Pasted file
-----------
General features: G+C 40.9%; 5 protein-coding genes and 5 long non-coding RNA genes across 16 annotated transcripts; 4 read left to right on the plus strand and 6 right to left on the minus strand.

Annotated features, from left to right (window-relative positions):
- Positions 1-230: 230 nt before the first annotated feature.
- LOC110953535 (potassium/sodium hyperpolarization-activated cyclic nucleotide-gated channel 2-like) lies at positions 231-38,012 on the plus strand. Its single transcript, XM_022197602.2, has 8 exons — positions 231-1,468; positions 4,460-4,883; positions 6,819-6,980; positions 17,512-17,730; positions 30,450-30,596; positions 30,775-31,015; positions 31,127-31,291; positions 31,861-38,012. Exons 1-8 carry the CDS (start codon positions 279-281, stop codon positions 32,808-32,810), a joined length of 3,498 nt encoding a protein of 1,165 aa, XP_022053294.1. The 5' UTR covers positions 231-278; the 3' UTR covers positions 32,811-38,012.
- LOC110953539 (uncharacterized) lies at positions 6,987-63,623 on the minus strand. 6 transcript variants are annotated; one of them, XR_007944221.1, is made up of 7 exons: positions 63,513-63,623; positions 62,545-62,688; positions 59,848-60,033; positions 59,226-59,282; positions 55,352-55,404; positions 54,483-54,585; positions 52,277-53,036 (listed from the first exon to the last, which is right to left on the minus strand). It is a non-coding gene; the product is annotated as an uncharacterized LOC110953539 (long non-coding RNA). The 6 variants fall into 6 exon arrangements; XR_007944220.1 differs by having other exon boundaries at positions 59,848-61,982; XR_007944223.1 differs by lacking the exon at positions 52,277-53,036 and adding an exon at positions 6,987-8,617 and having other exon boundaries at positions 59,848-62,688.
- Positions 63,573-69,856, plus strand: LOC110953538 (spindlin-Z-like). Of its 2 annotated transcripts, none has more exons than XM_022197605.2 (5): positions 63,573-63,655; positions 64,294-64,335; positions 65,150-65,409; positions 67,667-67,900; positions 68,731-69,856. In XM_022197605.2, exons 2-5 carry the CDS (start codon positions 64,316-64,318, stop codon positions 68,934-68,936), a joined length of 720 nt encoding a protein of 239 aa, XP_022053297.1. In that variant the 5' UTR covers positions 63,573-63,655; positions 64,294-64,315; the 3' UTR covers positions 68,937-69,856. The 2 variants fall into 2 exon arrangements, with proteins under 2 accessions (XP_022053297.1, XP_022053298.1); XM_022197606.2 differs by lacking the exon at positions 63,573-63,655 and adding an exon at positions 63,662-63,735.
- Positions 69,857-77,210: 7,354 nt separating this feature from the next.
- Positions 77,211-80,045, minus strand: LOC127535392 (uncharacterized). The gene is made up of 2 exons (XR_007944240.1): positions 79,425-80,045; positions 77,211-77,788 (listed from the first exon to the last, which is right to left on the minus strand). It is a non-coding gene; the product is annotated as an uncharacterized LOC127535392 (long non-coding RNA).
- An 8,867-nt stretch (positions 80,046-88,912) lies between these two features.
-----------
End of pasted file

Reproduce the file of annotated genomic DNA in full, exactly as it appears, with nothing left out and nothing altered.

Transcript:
General features: G+C 40.9%; 5 protein-coding genes and 5 long non-coding RNA genes across 16 annotated transcripts; 4 read left to right on the plus strand and 6 right to left on the minus strand.

Annotated features, from left to right (window-relative positions):
- Positions 1-230: 230 nt before the first annotated feature.
- LOC110953535 (potassium/sodium hyperpolarization-activated cyclic nucleotide-gated channel 2-like) lies at positions 231-38,012 on the plus strand. Its single transcript, XM_022197602.2, has 8 exons — positions 231-1,468; positions 4,460-4,883; positions 6,819-6,980; positions 17,512-17,730; positions 30,450-30,596; positions 30,775-31,015; positions 31,127-31,291; positions 31,861-38,012. Exons 1-8 carry the CDS (start codon positions 279-281, stop codon positions 32,808-32,810), a joined length of 3,498 nt encoding a protein of 1,165 aa, XP_022053294.1. The 5' UTR covers positions 231-278; the 3' UTR covers positions 32,811-38,012.
- LOC110953539 (uncharacterized) lies at positions 6,987-63,623 on the minus strand. 6 transcript variants are annotated; one of them, XR_007944221.1, is made up of 7 exons: positions 63,513-63,623; positions 62,545-62,688; positions 59,848-60,033; positions 59,226-59,282; positions 55,352-55,404; positions 54,483-54,585; positions 52,277-53,036 (listed from the first exon to the last, which is right to left on the minus strand). It is a non-coding gene; the product is annotated as an uncharacterized LOC110953539 (long non-coding RNA). The 6 variants fall into 6 exon arrangements; XR_007944220.1 differs by having other exon boundaries at positions 59,848-61,982; XR_007944223.1 differs by lacking the exon at positions 52,277-53,036 and adding an exon at positions 6,987-8,617 and having other exon boundaries at positions 59,848-62,688.
- Positions 63,573-69,856, plus strand: LOC110953538 (spindlin-Z-like). Of its 2 annotated transcripts, none has more exons than XM_022197605.2 (5): positions 63,573-63,655; positions 64,294-64,335; positions 65,150-65,409; positions 67,667-67,900; positions 68,731-69,856. In XM_022197605.2, exons 2-5 carry the CDS (start codon positions 64,316-64,318, stop codon positions 68,934-68,936), a joined length of 720 nt encoding a protein of 239 aa, XP_022053297.1. In that variant the 5' UTR covers positions 63,573-63,655; positions 64,294-64,315; the 3' UTR covers positions 68,937-69,856. The 2 variants fall into 2 exon arrangements, with proteins under 2 accessions (XP_022053297.1, XP_022053298.1); XM_022197606.2 differs by lacking the exon at positions 63,573-63,655 and adding an exon at positions 63,662-63,735.
- Positions 69,857-77,210: 7,354 nt separating this feature from the next.
- Positions 77,211-80,045, minus strand: LOC127535392 (uncharacterized). The gene is made up of 2 exons (XR_007944240.1): positions 79,425-80,045; positions 77,211-77,788 (listed from the first exon to the last, which is right to left on the minus strand). It is a non-coding gene; the product is annotated as an uncharacterized LOC127535392 (long non-coding RNA).
- An 8,867-nt stretch (positions 80,046-88,912) lies between these two features.